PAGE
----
The London 2012 Olympics are now a part of our history and focus is now on political parties haggling of who has the right and muscle to massage the COPAC-Led Draft Constitution. Zimbabwe made history in that no medals were achieved in the games despite phenomenal achievements from the seven athletes who represented the country. The games concluded with the appointment of Kirsty Coventry to the IOC Athletes board, but what does this all mean for Zimbabwe. Is there a relationship between sports and economic development, in particular income growth and poverty alleviation or is sport a weekend pastime for Zimbabwe’s largely unemployed youth as they get manipulated to justify Parliamentary funding for Zimbabwe’s political parties?
In Europe and most developed countries, sports are increasingly important to the economy. About 2 million people are employed in the sports economy in the 15 member countries of the European Union – that is, 1.3 per cent of overall EU employment. And the sports economy is growing. In Europe, in the early 1970s, the ratio of overall sport expenditures (for goods and services) to GDP was around 0.5 per cent. In 1990, the ratio ranged between 1 and 1.5 per cent of GDP in most European countries (Andreff and Szymanski, 2006). In the UK, the contribution of the sports economy to GDP is currently estimated at more than 2%. As a comparison: this is three times as high as the current contribution of agriculture to GDP in the UK.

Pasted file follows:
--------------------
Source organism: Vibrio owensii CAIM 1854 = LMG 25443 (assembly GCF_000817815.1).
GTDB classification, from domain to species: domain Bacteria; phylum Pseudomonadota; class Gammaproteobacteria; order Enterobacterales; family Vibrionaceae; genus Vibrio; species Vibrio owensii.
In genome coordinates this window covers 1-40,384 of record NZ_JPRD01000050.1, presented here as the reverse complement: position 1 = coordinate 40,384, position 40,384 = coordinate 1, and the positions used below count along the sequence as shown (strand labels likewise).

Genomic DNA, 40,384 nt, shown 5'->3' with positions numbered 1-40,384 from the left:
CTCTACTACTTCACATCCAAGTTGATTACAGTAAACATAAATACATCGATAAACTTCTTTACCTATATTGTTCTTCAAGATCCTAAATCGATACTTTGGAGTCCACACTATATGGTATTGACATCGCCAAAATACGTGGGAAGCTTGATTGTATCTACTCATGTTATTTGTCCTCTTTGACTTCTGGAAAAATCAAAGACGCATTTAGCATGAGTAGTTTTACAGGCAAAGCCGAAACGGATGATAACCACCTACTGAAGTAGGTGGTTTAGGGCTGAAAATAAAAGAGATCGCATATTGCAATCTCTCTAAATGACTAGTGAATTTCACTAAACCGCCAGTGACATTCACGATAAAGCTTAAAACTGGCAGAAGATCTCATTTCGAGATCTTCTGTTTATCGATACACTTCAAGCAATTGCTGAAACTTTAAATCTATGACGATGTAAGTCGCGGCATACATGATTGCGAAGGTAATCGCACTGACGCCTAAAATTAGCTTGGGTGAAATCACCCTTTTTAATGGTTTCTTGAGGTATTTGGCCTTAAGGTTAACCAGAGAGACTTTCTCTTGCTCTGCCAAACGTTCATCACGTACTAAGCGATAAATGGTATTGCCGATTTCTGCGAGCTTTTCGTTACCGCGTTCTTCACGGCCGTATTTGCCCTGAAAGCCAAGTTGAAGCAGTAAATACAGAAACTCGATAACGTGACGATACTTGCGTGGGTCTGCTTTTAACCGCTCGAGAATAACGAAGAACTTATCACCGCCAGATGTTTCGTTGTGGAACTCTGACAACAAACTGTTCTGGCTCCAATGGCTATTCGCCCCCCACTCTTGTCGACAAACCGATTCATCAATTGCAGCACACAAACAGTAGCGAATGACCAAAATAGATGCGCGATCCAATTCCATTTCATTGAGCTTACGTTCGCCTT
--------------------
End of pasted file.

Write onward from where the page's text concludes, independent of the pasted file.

In the Atlanta Games in 1996, the British team achieved one gold medal only and immediately reviewed its priorities, injecting a lot of its National Lottery funding into elite Olympic sports for the first time. The return on investment was almost instant. In the Sydney Games of 2000, Team GB won 11 golds - the first time Britain won more than 10 golds since the Antwerp Games in 1920 - and 28 medals in total. Athens in 2004 saw a similar return, the last games before the Olympic Committee awarded the 2012 games to London. Investment in Olympic sports in the UK immediately rocketed in preparation for the country's first games since 1948, and again the return was both immediate and spectacular - the British team won 19 golds and 47 medals in total in Beijing in 2008 and 29 golds and 65 medals in all in the London 2012 Olympics. In essence, the Lottery accounted for about 60% of funding for GB's Olympic teams' preparation for the London Games with almost 40% coming directly from the UK government